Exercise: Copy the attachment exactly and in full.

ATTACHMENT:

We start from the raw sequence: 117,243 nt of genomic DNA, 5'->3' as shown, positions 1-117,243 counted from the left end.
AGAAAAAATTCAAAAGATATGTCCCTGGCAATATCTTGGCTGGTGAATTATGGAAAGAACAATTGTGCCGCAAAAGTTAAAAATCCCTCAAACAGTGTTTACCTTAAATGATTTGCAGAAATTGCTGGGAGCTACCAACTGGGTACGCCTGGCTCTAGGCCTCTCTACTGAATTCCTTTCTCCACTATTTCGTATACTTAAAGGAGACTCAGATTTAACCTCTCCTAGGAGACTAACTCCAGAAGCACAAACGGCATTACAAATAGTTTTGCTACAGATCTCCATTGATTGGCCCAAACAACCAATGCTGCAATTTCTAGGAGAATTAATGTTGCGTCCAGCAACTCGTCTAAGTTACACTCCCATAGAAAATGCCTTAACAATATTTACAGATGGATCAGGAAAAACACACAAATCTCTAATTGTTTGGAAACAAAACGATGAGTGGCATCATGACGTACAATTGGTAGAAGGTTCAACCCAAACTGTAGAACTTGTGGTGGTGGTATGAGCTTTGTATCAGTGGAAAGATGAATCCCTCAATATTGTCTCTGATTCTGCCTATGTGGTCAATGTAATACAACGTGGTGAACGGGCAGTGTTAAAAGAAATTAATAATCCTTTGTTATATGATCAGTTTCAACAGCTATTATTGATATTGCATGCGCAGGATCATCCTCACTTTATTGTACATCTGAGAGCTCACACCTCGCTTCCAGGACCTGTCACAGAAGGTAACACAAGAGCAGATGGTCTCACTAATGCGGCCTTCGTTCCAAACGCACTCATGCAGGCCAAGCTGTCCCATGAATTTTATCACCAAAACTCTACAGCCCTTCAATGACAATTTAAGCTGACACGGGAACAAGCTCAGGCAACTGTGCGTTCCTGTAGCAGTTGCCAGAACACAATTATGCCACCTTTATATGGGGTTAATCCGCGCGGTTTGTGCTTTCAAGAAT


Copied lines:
We start from the raw sequence: 117,243 nt of genomic DNA, 5'->3' as shown, positions 1-117,243 counted from the left end.
AGAAAAAATTCAAAAGATATGTCCCTGGCAATATCTTGGCTGGTGAATTATGGAAAGAACAATTGTGCCGCAAAAGTTAAAAATCCCTCAAACAGTGTTTACCTTAAATGATTTGCAGAAATTGCTGGGAGCTACCAACTGGGTACGCCTGGCTCTAGGCCTCTCTACTGAATTCCTTTCTCCACTATTTCGTATACTTAAAGGAGACTCAGATTTAACCTCTCCTAGGAGACTAACTCCAGAAGCACAAACGGCATTACAAATAGTTTTGCTACAGATCTCCATTGATTGGCCCAAACAACCAATGCTGCAATTTCTAGGAGAATTAATGTTGCGTCCAGCAACTCGTCTAAGTTACACTCCCATAGAAAATGCCTTAACAATATTTACAGATGGATCAGGAAAAACACACAAATCTCTAATTGTTTGGAAACAAAACGATGAGTGGCATCATGACGTACAATTGGTAGAAGGTTCAACCCAAACTGTAGAACTTGTGGTGGTGGTATGAGCTTTGTATCAGTGGAAAGATGAATCCCTCAATATTGTCTCTGATTCTGCCTATGTGGTCAATGTAATACAACGTGGTGAACGGGCAGTGTTAAAAGAAATTAATAATCCTTTGTTATATGATCAGTTTCAACAGCTATTATTGATATTGCATGCGCAGGATCATCCTCACTTTATTGTACATCTGAGAGCTCACACCTCGCTTCCAGGACCTGTCACAGAAGGTAACACAAGAGCAGATGGTCTCACTAATGCGGCCTTCGTTCCAAACGCACTCATGCAGGCCAAGCTGTCCCATGAATTTTATCACCAAAACTCTACAGCCCTTCAATGACAATTTAAGCTGACACGGGAACAAGCTCAGGCAACTGTGCGTTCCTGTAGCAGTTGCCAGAACACAATTATGCCACCTTTATATGGGGTTAATCCGCGCGGTTTGTGCTTTCAAGAAT